Navy Adm. Harry B. Harris Jr., commander of U.S. Pacific Command, spoke at the 4th Japan-U.S. Military Statesmen Forum in Washington D.C. last week, addressing threats to the United States and its allies in the Pacific, including China, North Korea, and the Islamic State in the Philippines.
Admiral Harris explained that the nature of the threats posed in the Pacific dictate that U.S. and allied forces learn to adapt as quickly as the environment changes, which has been at an increasing rate in recent years. Those rapid changes include North Korea’s recent advances in ballistic missile technology, including two successful ICBM test launches, as well as China’s increasing aggression in the East and South China Seas. ISIS banding together with other extremist organizations to capture and occupy Marawi City in Mindanao in the Philippines also represents a new development in the region that threatens U.S. and allied interests.
“That’s a lot of change in the last 12 months,” Harris said. “But I’ll point out three truths that have not changed.”
Those three truths, according to the PACOM commander, are the importance of the Indo-Asia-Pacific region to the United States, American’s determination to remain a Pacific power and leader, and finally, the importance of a strong U.S. – Japanese alliance.
In a world crying out for leadership at the global level, the need for our alliance has never been stronger,” he said. “Today, the ties that bind our countries together have never been more robust. And I submit that those ties have never been more vital than they are today because of the mutual threats we face.”
After summarizing the situation, Harris went on to elaborate on the specifics of some of the threats posed in the region, starting with Kim Jong Un’s pursuit of nuclear weapons and the ballistic missile platforms needed to deliver them to far off targets. North Korea’s most recent test, which saw a long-range ballistic missile remain airborne for a whopping 47 minutes before splashing down some 620 miles away, has led some experts to speculate that Kim could now target U.S. cities as far away as Boston or New York.
“North Korea is a clear and present danger” to global peace and stability, Harris explained. Although Russia and China have effectively proven, at best, to be disinterested in seriously pursuing a denuclearized North Korea, Harris made sure to point out that Kim poses a threat to them as well.
“[North Korea is] a threat to the entire world because North Korea’s missiles point in every direction,” he said. “It’s the reason why we call for all nations to implement far stronger economic sanctions against Pyongyang.”
Although there is some speculation regarding the true extent of North Korea’s ICBM technology, Harris echoed statements he’s made previously by suggesting that the threat remains regardless of the specifics of their ICBM program.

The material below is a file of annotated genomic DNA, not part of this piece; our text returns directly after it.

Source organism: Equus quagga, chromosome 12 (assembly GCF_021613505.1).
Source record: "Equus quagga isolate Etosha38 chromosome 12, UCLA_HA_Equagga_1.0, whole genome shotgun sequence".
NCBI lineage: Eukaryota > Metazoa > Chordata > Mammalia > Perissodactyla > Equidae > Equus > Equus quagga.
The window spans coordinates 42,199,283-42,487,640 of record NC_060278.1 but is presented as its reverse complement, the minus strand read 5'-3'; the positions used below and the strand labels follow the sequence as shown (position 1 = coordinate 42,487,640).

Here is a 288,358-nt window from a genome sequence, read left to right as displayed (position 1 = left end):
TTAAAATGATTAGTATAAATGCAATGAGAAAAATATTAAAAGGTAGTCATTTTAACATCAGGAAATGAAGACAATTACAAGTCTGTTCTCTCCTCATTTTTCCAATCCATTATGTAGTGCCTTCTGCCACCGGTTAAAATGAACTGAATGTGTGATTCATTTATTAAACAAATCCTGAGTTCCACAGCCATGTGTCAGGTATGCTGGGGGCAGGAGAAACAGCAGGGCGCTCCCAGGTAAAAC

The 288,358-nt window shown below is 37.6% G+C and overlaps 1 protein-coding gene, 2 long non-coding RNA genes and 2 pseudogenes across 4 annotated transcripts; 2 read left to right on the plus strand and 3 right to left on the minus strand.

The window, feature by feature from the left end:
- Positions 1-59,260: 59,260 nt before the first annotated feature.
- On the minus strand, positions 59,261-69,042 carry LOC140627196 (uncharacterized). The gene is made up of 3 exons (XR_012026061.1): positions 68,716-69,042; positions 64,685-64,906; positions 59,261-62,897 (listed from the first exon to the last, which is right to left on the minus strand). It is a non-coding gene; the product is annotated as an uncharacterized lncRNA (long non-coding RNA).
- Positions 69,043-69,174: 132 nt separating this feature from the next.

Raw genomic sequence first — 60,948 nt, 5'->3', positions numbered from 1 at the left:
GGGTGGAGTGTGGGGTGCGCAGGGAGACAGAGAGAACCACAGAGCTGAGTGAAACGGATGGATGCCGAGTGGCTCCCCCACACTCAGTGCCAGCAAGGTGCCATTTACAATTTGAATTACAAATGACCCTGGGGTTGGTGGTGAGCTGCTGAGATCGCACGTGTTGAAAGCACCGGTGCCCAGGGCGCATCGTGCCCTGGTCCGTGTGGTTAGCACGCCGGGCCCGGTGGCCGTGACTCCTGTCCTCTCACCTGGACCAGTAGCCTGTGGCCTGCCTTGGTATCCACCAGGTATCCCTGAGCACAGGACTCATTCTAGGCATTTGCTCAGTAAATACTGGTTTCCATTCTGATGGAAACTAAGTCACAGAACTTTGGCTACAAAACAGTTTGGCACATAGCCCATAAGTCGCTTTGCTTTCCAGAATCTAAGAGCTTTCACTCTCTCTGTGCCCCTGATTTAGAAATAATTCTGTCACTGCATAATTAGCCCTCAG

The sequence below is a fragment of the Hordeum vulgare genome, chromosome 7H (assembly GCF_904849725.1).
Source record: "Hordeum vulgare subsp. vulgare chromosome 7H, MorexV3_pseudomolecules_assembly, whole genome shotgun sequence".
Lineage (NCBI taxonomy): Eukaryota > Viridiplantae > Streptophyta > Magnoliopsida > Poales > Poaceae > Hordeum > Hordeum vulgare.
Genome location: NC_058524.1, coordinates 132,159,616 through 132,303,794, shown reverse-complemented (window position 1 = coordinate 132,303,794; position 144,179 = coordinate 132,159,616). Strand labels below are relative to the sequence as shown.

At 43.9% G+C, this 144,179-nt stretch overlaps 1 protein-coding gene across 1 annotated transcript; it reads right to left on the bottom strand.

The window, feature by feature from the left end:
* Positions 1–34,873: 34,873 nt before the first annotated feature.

“While I don’t know if those missiles can hit what they’re aimed at, but like in horseshoes and hand grenades, getting close is all that’s needed when you’re dealing with nuclear weapons,” the admiral said. He went on to explain that he expects their capabilities to continue to improve over time, making the threat Kim poses ever larger.
Harris went on to indicate that diplomacy is still the preferred strategy when dealing with North Korea, but emphasized that diplomacy must be backed by a substantial military force in the region.
That’s why we deploy carrier strike groups with Aegis ships and the world’s best submarines to Northeast Asia,” Harris said. “That’s why we maintain a formidable continuous bomber presence in the region. That’s why we continue our ironclad defense of Japan, to include deploying our newest and best military platforms like the F-35 [Lightning II] joint strike fighter, the P-8 Poseidon and the MV-22 Osprey.”
Harris recommended an increase in cooperation with China, while simultaneously criticizing the nation for failing to take any real action to discourage Kim’s nuclear pursuits.
Some might find it odd for me to advocate cooperation with China on one hand while criticizing Beijing on the other, but as I like to say, great powers can walk and chew gum at the same time,” Harris said. “By that, I think we can praise Chinese efforts for help on issues like counter-piracy, even as we rightly hold them accountable for not doing enough to influence their North Korean allies. I think we can and should do both.”
China’s rapid militarization of the waterways surrounding the country has brought Chinese and American interests into conflict, but that doesn’t have to lead war, Harris added;
But because we are in competition, I’ve advocated dealing with China realistically — as it is, and not as we would wish it would be. I’ve repeatedly emphasized that we can’t allow the areas where we disagree with China to impact our ability to make progress on the areas where we do agree.”
Finally, Harris addressed the presence of ISIS in the Philippines, placing U.S. support behind the nation in its efforts to purge Islamist Extremists from their country, adding that Japan has also “done its part” by providing assets like patrol vessels and surveillance craft to the effort. This type of cooperation, he said, are “partnerships with a purpose.”
Unfortunately, there are some who question the motives for the increasingly cooperative relationship between the U.S., Japan, Australia and India,” he said. “To this I say our partnerships stand on their own merits. Deepening military cooperation between these four great democracies is based on shared values and shared concerns. So I’ve spoken about the clear benefits of a ‘democracy quadrilateral’ that enhances security cooperation between India, Australia, Japan and the U.S.”
Image courtesy of the Department of Defense